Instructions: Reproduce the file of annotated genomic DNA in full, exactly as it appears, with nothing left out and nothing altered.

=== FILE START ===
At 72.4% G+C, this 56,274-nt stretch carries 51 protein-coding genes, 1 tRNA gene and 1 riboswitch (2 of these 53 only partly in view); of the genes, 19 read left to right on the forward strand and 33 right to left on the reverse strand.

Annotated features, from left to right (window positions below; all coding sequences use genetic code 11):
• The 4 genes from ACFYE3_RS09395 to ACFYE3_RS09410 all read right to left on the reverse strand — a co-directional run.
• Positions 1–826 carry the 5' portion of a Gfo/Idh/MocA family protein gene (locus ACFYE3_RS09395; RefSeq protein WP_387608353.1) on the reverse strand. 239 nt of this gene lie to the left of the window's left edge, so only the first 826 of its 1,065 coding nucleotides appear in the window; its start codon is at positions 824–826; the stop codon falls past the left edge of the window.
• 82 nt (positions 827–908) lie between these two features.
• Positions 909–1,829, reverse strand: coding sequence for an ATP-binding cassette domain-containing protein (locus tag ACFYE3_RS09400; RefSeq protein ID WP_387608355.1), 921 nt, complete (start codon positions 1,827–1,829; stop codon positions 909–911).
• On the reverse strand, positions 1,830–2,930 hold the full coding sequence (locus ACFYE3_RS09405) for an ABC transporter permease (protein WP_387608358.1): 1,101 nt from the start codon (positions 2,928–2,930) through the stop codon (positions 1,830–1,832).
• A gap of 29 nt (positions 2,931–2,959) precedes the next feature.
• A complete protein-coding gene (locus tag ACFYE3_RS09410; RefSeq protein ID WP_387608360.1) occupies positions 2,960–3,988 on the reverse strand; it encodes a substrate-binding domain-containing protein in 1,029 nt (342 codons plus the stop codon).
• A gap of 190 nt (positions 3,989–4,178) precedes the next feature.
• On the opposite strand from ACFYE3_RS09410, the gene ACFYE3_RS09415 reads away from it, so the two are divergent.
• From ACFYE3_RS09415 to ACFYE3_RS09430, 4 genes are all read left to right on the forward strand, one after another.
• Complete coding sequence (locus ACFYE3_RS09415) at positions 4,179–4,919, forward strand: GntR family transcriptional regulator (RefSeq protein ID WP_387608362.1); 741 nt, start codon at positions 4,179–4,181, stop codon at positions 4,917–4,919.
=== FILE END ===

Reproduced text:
At 72.4% G+C, this 56,274-nt stretch carries 51 protein-coding genes, 1 tRNA gene and 1 riboswitch (2 of these 53 only partly in view); of the genes, 19 read left to right on the forward strand and 33 right to left on the reverse strand.

Annotated features, from left to right (window positions below; all coding sequences use genetic code 11):
• The 4 genes from ACFYE3_RS09395 to ACFYE3_RS09410 all read right to left on the reverse strand — a co-directional run.
• Positions 1–826 carry the 5' portion of a Gfo/Idh/MocA family protein gene (locus ACFYE3_RS09395; RefSeq protein WP_387608353.1) on the reverse strand. 239 nt of this gene lie to the left of the window's left edge, so only the first 826 of its 1,065 coding nucleotides appear in the window; its start codon is at positions 824–826; the stop codon falls past the left edge of the window.
• 82 nt (positions 827–908) lie between these two features.
• Positions 909–1,829, reverse strand: coding sequence for an ATP-binding cassette domain-containing protein (locus tag ACFYE3_RS09400; RefSeq protein ID WP_387608355.1), 921 nt, complete (start codon positions 1,827–1,829; stop codon positions 909–911).
• On the reverse strand, positions 1,830–2,930 hold the full coding sequence (locus ACFYE3_RS09405) for an ABC transporter permease (protein WP_387608358.1): 1,101 nt from the start codon (positions 2,928–2,930) through the stop codon (positions 1,830–1,832).
• A gap of 29 nt (positions 2,931–2,959) precedes the next feature.
• A complete protein-coding gene (locus tag ACFYE3_RS09410; RefSeq protein ID WP_387608360.1) occupies positions 2,960–3,988 on the reverse strand; it encodes a substrate-binding domain-containing protein in 1,029 nt (342 codons plus the stop codon).
• A gap of 190 nt (positions 3,989–4,178) precedes the next feature.
• On the opposite strand from ACFYE3_RS09410, the gene ACFYE3_RS09415 reads away from it, so the two are divergent.
• From ACFYE3_RS09415 to ACFYE3_RS09430, 4 genes are all read left to right on the forward strand, one after another.
• Complete coding sequence (locus ACFYE3_RS09415) at positions 4,179–4,919, forward strand: GntR family transcriptional regulator (RefSeq protein ID WP_387608362.1); 741 nt, start codon at positions 4,179–4,181, stop codon at positions 4,917–4,919.